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How many of the 350 students at Glendale High School took math?

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How many of the 350 students at Glendale High School took math?  [#permalink]

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New post 25 Jan 2017, 06:29
00:00
A
B
C
D
E

Difficulty:

  45% (medium)

Question Stats:

63% (01:32) correct 37% (01:49) wrong based on 99 sessions

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Re: How many of the 350 students at Glendale High School took math?  [#permalink]

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New post 25 Jan 2017, 11:15
stat 1 : not suff

stat 2 : insuff,,neither is not given..

both 1 and 2 suff
hence C
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Re: How many of the 350 students at Glendale High School took math?  [#permalink]

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New post 25 Jan 2017, 12:36
1
(1) Not Sufficient.
(2) Suppose:
Students took both subjects = x
then students took math = 2x
therefore students took science = 6x

Now, total number of students = students took math + students took science - students took both = 350
2x + 6x - x = 350
=> x = 50

Sufficient. Hence B
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Re: How many of the 350 students at Glendale High School took math?  [#permalink]

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New post 25 Jan 2017, 12:41
saswata4s wrote:
(1) Not Sufficient.
(2) Suppose:
Students took both subjects = x
then students took math = 2x
therefore students took science = 6x

Now, total number of students = students took math + students took science - students took both = 350
2x + 6x - x = 350
=> x = 50

Sufficient. Hence B


number of students who took neiher of the subjects not given in statement B..
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Re: How many of the 350 students at Glendale High School took math?  [#permalink]

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New post 20 Mar 2017, 22:15
Bunuel wrote:
How many of the 350 students at Glendale High School took math?

(1) All students must take math, science, or both.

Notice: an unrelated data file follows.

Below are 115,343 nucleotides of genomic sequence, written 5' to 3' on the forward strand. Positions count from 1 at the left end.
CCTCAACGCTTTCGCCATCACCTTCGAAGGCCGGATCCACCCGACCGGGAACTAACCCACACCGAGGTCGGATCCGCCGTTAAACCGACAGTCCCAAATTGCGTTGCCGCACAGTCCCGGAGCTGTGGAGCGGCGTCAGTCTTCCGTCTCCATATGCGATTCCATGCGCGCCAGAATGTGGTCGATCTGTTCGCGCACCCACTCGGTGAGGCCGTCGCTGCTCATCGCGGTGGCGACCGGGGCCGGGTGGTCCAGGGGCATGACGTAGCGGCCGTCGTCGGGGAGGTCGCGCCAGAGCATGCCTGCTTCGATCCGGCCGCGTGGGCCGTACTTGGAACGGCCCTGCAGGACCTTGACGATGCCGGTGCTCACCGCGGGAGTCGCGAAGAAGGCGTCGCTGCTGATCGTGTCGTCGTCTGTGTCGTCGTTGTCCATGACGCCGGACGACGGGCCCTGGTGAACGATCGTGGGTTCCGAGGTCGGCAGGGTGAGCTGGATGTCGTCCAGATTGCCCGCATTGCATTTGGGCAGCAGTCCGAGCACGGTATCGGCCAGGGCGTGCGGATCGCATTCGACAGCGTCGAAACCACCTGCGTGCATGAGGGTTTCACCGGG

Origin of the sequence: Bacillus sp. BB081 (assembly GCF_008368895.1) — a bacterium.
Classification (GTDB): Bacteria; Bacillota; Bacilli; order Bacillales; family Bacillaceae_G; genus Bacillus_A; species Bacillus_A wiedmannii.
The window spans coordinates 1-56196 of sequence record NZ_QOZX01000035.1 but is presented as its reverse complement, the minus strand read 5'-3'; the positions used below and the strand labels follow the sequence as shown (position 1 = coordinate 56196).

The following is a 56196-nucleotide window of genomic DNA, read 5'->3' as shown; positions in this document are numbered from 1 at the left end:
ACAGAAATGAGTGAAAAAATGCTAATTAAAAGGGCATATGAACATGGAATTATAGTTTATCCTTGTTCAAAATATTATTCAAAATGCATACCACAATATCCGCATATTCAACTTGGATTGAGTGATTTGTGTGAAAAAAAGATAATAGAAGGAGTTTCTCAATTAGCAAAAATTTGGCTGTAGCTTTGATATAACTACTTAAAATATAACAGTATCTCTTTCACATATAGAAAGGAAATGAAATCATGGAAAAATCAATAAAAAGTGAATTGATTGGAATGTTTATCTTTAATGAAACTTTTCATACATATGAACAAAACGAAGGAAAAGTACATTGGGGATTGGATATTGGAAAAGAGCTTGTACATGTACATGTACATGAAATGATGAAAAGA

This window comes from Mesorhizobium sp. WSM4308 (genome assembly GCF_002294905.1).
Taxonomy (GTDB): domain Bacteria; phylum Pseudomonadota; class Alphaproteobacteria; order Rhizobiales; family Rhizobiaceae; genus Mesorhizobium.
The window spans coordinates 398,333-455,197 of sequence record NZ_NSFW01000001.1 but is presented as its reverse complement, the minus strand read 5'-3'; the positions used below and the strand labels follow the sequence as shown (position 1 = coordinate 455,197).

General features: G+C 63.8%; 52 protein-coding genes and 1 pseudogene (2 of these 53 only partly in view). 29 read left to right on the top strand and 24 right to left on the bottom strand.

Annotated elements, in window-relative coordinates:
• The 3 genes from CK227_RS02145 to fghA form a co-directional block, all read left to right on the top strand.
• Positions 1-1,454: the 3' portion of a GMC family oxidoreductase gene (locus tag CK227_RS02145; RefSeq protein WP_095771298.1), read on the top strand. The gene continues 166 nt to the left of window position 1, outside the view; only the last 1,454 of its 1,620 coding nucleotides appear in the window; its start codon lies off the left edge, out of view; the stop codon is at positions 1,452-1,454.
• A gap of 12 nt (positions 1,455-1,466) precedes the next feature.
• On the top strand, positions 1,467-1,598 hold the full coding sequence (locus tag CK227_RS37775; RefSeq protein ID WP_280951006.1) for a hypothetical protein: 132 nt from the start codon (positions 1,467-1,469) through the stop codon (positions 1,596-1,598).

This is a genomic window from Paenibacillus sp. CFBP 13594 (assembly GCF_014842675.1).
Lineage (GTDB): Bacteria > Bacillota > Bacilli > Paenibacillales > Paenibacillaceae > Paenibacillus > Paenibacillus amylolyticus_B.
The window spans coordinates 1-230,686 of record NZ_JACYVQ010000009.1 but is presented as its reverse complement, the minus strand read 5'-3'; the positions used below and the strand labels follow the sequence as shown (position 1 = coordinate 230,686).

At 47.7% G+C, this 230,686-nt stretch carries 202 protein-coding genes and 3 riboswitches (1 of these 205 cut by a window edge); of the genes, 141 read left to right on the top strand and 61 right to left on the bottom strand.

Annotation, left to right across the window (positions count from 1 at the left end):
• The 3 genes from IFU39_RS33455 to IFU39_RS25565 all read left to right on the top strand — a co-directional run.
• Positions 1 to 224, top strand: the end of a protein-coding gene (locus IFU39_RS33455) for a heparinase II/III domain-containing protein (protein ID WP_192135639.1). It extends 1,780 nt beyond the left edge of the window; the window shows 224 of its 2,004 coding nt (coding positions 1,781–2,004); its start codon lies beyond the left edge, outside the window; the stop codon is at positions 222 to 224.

(2) The number of students taking math is one-third the number of students taking science and two times the number of students taking both.


This question asks us to find how many of the 350 students at Glendale High School took math; in order to solve this question it necessary to know it some students took neither, both, or perhaps only one or the other- in knowing the answers to those questions we can apply set theory.

Statement (1) tells us the all students must take math, science or both- therefore there are three categories and no student can take neither. Yet we have no restrictions such as twice as many students took math therefore there are infinite possibilities. Insufficient.

Statement (2) tells us the relative frequency of students taking math, science, or both; however, again, if we do not know that no student can take neither then there are infinite possibilities ( e.x 60 students could be taking science, 20 could be taking math, 10 could be taking both and the rest could be taking neither. Insufficient.

Statement (1) and Statement (2) allows us to synthesize restrictions and are therefore sufficient together.
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Re: How many of the 350 students at Glendale High School took math?  [#permalink]

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New post 25 Sep 2018, 07:25
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Re: How many of the 350 students at Glendale High School took math?   [#permalink] 25 Sep 2018, 07:25
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